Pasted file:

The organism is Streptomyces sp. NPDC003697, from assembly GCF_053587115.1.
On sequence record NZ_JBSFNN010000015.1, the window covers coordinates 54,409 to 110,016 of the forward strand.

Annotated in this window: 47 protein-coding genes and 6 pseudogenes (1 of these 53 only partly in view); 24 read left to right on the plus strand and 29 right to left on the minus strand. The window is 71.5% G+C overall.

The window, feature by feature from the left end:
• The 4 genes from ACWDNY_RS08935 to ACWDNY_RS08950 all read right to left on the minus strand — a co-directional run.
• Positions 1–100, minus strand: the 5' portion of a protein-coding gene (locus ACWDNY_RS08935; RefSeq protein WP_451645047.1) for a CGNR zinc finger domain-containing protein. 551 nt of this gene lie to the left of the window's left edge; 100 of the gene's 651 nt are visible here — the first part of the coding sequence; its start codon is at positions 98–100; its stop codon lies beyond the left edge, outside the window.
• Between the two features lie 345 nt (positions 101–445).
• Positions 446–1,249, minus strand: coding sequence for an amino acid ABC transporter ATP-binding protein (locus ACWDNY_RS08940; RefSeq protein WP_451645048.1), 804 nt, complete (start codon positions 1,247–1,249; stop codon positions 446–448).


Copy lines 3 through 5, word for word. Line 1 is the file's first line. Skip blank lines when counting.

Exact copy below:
Annotated in this window: 47 protein-coding genes and 6 pseudogenes (1 of these 53 only partly in view); 24 read left to right on the plus strand and 29 right to left on the minus strand. The window is 71.5% G+C overall.

The window, feature by feature from the left end:
• The 4 genes from ACWDNY_RS08935 to ACWDNY_RS08950 all read right to left on the minus strand — a co-directional run.